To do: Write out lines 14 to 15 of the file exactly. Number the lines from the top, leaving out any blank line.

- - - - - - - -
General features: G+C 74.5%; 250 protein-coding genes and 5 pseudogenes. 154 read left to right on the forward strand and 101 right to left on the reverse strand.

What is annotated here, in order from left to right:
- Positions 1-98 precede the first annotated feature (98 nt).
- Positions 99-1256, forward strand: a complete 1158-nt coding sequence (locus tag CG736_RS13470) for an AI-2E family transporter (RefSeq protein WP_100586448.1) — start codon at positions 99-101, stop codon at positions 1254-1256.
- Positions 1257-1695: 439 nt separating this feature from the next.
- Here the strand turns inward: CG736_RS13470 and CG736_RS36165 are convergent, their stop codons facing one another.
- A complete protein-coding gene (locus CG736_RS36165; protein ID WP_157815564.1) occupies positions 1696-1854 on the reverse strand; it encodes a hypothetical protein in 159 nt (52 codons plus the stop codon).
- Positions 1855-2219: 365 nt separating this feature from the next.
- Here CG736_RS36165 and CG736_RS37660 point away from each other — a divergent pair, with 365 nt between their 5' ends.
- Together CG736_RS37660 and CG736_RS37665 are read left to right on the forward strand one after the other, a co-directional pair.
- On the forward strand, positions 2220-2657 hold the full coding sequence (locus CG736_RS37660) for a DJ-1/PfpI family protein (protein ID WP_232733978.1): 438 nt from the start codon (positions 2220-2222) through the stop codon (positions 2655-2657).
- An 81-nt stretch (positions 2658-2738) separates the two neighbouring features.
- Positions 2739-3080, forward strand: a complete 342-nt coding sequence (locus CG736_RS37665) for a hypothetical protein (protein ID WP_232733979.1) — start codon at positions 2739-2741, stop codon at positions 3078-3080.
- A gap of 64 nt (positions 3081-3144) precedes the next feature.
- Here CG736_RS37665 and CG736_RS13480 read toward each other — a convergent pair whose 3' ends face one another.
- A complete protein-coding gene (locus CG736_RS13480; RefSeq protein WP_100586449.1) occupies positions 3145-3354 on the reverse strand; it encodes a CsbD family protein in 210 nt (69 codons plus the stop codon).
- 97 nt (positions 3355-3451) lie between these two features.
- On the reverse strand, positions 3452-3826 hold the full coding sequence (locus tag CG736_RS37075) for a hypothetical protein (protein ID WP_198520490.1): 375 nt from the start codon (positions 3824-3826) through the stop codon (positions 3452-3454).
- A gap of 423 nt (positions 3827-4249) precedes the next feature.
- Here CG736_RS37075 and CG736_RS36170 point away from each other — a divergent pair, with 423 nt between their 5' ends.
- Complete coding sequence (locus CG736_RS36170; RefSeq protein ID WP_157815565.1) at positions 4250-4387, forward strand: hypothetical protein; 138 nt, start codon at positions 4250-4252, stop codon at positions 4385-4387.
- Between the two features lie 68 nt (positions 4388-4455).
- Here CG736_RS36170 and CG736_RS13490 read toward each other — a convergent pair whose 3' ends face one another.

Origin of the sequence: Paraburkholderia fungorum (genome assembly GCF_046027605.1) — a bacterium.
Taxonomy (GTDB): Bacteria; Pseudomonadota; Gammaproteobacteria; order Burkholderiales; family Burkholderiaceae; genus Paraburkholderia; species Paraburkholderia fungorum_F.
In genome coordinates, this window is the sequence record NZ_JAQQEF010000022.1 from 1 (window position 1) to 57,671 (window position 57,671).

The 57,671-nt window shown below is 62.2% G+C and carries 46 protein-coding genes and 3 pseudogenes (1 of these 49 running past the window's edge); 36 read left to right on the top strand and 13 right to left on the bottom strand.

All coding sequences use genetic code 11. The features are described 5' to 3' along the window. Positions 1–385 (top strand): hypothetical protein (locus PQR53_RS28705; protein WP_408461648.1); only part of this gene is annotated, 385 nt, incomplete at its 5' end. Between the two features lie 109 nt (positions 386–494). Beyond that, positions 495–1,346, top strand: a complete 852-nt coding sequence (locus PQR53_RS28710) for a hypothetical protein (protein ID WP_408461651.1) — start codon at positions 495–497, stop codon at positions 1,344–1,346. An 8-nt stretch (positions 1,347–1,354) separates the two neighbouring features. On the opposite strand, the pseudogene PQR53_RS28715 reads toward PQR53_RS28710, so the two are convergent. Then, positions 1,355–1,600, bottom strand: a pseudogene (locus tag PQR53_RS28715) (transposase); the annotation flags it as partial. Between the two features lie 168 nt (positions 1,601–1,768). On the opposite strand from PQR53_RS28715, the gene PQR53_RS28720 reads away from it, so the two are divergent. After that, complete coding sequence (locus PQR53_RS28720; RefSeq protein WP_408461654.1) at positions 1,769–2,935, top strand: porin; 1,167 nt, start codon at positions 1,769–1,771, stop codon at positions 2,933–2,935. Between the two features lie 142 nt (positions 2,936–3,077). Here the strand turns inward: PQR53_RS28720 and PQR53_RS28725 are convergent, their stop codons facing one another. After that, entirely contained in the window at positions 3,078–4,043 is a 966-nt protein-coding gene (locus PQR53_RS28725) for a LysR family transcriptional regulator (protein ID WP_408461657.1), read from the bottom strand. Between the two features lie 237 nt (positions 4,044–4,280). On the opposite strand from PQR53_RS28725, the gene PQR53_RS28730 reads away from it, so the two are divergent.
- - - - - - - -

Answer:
- A gap of 64 nt (positions 3081-3144) precedes the next feature.
- Here CG736_RS37665 and CG736_RS13480 read toward each other — a convergent pair whose 3' ends face one another.